Biodemography and Social Biology     Hybrid Journal   (Followers: 1)
Biodiversidad Colombia     Open Access  
Biodiversity : Research and Conservation     Open Access   (Followers: 26)
Biodiversity and Natural History     Open Access   (Followers: 5)
Biodiversity Data Journal     Open Access   (Followers: 3)
Biodiversity Informatics     Open Access  
Bioedukasi : Jurnal Pendidikan Biologi FKIP UM Metro     Open Access  
Bioeksperimen : Jurnal Penelitian Biologi     Open Access  
Bioelectrochemistry     Hybrid Journal   (Followers: 2)
Bioelectromagnetics     Hybrid Journal   (Followers: 1)
Bioenergy Research     Hybrid Journal   (Followers: 2)
Bioengineering and Bioscience     Open Access   (Followers: 1)
BioEssays     Hybrid Journal   (Followers: 10)
Bioethics     Hybrid Journal   (Followers: 14)
BioéthiqueOnline     Open Access  
Biofabrication     Hybrid Journal   (Followers: 3)
Biogeosciences (BG)     Open Access   (Followers: 10)
Biogeosciences Discussions (BGD)     Open Access   (Followers: 1)
Bioinformatics     Hybrid Journal   (Followers: 297)
Bioinformatics and Biology Insights     Open Access   (Followers: 15)
Bioinspiration & Biomimetics     Hybrid Journal   (Followers: 6)
Biointerphases     Open Access   (Followers: 1)
Biojournal of Science and Technology     Open Access  
Biologia     Hybrid Journal  
Biologia on-line : Revista de divulgació de la Facultat de Biologia     Open Access  
Biological Bulletin     Partially Free   (Followers: 4)
Biological Control     Hybrid Journal   (Followers: 5)
Biological Invasions     Hybrid Journal   (Followers: 16)
Biological Journal of the Linnean Society     Hybrid Journal   (Followers: 15)
Biological Letters     Open Access   (Followers: 4)
Biological Procedures Online     Open Access  
Biological Psychiatry     Hybrid Journal   (Followers: 42)
Biological Psychology     Hybrid Journal   (Followers: 6)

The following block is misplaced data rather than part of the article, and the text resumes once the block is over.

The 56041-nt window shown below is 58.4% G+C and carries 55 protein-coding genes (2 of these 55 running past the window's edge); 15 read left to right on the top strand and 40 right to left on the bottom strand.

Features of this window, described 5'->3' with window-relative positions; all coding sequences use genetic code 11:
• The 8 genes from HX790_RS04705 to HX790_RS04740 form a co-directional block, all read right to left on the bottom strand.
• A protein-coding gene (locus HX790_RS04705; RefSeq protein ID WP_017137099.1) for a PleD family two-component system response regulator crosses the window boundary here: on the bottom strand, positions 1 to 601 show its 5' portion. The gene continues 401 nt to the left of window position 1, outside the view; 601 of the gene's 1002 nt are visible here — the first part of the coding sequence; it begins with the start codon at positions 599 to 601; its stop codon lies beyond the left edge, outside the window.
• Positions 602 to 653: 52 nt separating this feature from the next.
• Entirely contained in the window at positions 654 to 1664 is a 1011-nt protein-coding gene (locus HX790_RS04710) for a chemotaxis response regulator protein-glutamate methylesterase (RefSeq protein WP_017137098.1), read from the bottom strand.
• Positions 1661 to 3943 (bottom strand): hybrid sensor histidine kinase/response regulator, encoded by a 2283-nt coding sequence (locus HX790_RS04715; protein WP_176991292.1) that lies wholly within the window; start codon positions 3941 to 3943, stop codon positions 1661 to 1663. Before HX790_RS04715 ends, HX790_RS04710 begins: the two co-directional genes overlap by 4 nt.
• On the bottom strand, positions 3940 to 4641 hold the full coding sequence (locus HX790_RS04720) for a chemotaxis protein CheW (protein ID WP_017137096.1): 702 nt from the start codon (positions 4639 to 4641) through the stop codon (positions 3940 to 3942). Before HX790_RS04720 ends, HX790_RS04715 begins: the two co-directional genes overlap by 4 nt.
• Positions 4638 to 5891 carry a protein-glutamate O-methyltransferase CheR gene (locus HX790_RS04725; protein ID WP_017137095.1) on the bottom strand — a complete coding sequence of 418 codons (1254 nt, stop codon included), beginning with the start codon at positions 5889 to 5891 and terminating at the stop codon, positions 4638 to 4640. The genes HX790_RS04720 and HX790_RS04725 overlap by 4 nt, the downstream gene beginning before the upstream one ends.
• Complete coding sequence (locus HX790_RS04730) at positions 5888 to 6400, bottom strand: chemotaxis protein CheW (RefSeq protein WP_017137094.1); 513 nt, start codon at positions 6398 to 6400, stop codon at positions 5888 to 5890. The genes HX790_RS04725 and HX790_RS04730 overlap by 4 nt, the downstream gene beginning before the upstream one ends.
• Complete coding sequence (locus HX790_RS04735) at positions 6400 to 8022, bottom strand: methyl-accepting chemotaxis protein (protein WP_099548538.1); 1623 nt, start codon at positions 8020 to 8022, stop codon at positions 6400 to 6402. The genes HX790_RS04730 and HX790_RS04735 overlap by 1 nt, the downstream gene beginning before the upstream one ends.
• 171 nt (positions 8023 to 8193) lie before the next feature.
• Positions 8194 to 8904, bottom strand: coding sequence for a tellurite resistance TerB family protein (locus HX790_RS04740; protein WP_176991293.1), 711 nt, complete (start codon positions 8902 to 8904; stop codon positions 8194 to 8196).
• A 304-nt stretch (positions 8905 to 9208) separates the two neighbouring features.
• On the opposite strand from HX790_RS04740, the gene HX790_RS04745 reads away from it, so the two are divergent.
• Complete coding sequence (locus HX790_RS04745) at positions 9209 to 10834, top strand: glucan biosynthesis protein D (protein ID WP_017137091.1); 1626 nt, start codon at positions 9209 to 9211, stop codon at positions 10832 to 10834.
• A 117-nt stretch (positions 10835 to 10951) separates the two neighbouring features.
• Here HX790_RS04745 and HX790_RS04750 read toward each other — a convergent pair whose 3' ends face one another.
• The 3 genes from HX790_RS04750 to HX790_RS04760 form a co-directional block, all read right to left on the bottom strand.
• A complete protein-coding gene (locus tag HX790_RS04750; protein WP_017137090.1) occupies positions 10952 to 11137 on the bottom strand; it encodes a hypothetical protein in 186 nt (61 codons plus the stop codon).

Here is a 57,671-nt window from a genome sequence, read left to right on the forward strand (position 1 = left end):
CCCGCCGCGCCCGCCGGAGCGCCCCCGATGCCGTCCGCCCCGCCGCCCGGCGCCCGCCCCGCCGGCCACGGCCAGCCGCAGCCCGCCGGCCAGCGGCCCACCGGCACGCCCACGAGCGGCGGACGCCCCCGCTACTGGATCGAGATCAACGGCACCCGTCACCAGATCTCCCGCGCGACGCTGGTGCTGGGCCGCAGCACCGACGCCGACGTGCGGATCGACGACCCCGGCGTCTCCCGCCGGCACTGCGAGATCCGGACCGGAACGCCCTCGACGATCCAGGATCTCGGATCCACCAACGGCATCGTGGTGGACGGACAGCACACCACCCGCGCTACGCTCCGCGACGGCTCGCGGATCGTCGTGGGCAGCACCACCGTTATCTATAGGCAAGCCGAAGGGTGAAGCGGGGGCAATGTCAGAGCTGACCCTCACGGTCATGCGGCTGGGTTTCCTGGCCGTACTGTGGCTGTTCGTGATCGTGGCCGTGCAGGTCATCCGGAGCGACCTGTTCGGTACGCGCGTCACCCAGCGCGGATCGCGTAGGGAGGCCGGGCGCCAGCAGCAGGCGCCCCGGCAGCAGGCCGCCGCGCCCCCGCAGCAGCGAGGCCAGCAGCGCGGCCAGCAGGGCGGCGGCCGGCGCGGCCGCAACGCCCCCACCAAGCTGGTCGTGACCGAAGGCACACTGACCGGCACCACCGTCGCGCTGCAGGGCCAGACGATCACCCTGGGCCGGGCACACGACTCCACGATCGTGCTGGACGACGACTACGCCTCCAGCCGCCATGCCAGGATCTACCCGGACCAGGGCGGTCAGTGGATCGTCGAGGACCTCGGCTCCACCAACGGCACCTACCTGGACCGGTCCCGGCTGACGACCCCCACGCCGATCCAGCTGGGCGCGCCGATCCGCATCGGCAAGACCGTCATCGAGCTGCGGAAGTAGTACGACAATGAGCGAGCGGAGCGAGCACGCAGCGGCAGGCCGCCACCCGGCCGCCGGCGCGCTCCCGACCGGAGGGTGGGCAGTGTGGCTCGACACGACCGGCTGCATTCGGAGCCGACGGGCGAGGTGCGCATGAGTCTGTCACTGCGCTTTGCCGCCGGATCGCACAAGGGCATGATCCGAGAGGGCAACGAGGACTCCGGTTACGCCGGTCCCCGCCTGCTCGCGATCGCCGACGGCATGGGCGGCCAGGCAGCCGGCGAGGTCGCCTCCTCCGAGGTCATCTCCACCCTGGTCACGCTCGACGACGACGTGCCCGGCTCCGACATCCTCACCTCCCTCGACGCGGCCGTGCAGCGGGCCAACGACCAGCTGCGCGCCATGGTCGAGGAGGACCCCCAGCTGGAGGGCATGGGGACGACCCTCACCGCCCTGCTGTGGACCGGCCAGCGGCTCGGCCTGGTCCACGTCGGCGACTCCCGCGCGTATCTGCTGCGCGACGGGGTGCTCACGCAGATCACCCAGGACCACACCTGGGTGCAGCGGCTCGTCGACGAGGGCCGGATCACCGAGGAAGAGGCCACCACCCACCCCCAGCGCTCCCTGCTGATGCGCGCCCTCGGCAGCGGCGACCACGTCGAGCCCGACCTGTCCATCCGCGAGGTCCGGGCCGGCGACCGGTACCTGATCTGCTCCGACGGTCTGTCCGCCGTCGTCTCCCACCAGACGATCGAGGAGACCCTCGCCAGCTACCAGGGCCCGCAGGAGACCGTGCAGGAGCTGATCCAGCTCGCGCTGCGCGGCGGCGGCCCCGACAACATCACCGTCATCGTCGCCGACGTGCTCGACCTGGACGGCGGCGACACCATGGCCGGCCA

Biological Research     Open Access  
Biological Rhythm Research     Hybrid Journal   (Followers: 2)
Biological Theory     Hybrid Journal   (Followers: 1)
Biological Trace Element Research     Hybrid Journal  
Biologicals     Full-text available via subscription   (Followers: 9)
Biologics: Targets & Therapy     Open Access   (Followers: 1)
Biologie Aujourd'hui     Full-text available via subscription  
Biologie in Unserer Zeit (Biuz)     Hybrid Journal   (Followers: 42)
Biologija     Open Access  
Biology     Open Access   (Followers: 5)
Biology and Philosophy     Hybrid Journal   (Followers: 16)
Biology Bulletin     Hybrid Journal   (Followers: 1)
Biology Bulletin Reviews     Hybrid Journal  
Biology Direct     Open Access   (Followers: 7)
Biology Letters     Full-text available via subscription   (Followers: 35)

        1 2 3 4 5 6 7 8 | Last

Journal Cover Amphibia-Reptilia
  [SJR: 0.677]   [H-I: 32]   [6 followers]  Follow
    
   Hybrid Journal Hybrid journal (It can contain Open Access articles)
   ISSN (Print) 0173-5373 - ISSN (Online) 1568-5381
   Published by Brill Academic Publishers Homepage  [220 journals]
  • Trade in spur-thighed tortoises in Morocco: volumes, value and variation
           between markets (Advance Article)
    • Authors: Vincent Nijman; Daniel Bergin
      Abstract: Source: Page Count 13Until the late 1970s spur-thighed tortoises Testudo graeca, endemic to the Mediterranean region, were exported from range countries in large volumes for the pet trade. Testudo graeca was included on CITES Appendix II in 1975, and in 1978 Morocco introduced national protection, banning domestic and international trade. However, the species is still openly traded in Moroccan markets. In 2013-2014 we conducted 48 surveys in 20 Moroccan towns and cities and single surveys in two Spanish exclaves to assess trade levels, size-composition, turnover, and variation between cities. We recorded 3267 T. graeca in 107 shops in 12 cities. Of 989 tortoises measured, two-thirds measured
      PubDate: 2017-07-04T00:00:00Z
       
  • Tracing a toad invasion: lack of mitochondrial DNA variation, haplotype
           origins, and potential distribution of introduced Duttaphrynus
           melanostictus in Madagascar
    • Authors: Miguel Vences; Jason L. Brown, Amy Lathrop, Gonçalo M. Rosa, Alison Cameron, Angelica Crottini, Rainer Dolch, Devin Edmonds, Karen L.M. Freeman, Frank Glaw, L. Lee Grismer, Spartak Litvinchuk, Margaret G. Milne, Maya Moore, Jean François  Solofo, Jean Noël, Truong Quang Nguyen, Annemarie Ohler, Christian Randrianantoandro, Achille P. Raselimanana, Pauline van Leeuwen, Guinevere O.U. Wogan, Thomas Ziegler, Franco Andreone Robert W. Murphy
      First page: 197